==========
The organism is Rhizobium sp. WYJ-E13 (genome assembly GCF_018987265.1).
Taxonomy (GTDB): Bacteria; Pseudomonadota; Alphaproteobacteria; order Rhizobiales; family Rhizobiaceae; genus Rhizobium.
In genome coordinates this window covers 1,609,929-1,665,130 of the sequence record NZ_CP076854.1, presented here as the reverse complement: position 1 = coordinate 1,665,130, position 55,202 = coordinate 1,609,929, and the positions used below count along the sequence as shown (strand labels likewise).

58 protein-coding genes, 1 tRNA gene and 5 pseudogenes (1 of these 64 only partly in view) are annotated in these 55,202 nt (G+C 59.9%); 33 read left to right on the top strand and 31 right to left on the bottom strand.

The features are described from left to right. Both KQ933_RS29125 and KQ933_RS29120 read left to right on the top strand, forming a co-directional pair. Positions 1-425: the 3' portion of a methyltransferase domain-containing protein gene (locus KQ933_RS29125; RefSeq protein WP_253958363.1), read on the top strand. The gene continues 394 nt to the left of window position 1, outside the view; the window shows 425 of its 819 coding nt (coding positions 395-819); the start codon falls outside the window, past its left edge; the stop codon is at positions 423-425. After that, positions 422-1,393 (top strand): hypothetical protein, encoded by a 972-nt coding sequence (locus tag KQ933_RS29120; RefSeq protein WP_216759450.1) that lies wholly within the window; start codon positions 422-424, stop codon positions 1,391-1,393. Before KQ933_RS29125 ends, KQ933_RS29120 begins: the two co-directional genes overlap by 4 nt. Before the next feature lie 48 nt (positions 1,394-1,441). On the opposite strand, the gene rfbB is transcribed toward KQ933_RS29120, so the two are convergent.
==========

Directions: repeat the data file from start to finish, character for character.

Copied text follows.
The organism is Rhizobium sp. WYJ-E13 (genome assembly GCF_018987265.1).
Taxonomy (GTDB): Bacteria; Pseudomonadota; Alphaproteobacteria; order Rhizobiales; family Rhizobiaceae; genus Rhizobium.
In genome coordinates this window covers 1,609,929-1,665,130 of the sequence record NZ_CP076854.1, presented here as the reverse complement: position 1 = coordinate 1,665,130, position 55,202 = coordinate 1,609,929, and the positions used below count along the sequence as shown (strand labels likewise).

58 protein-coding genes, 1 tRNA gene and 5 pseudogenes (1 of these 64 only partly in view) are annotated in these 55,202 nt (G+C 59.9%); 33 read left to right on the top strand and 31 right to left on the bottom strand.

The features are described from left to right. Both KQ933_RS29125 and KQ933_RS29120 read left to right on the top strand, forming a co-directional pair. Positions 1-425: the 3' portion of a methyltransferase domain-containing protein gene (locus KQ933_RS29125; RefSeq protein WP_253958363.1), read on the top strand. The gene continues 394 nt to the left of window position 1, outside the view; the window shows 425 of its 819 coding nt (coding positions 395-819); the start codon falls outside the window, past its left edge; the stop codon is at positions 423-425. After that, positions 422-1,393 (top strand): hypothetical protein, encoded by a 972-nt coding sequence (locus tag KQ933_RS29120; RefSeq protein WP_216759450.1) that lies wholly within the window; start codon positions 422-424, stop codon positions 1,391-1,393. Before KQ933_RS29125 ends, KQ933_RS29120 begins: the two co-directional genes overlap by 4 nt. Before the next feature lie 48 nt (positions 1,394-1,441). On the opposite strand, the gene rfbB is transcribed toward KQ933_RS29120, so the two are convergent.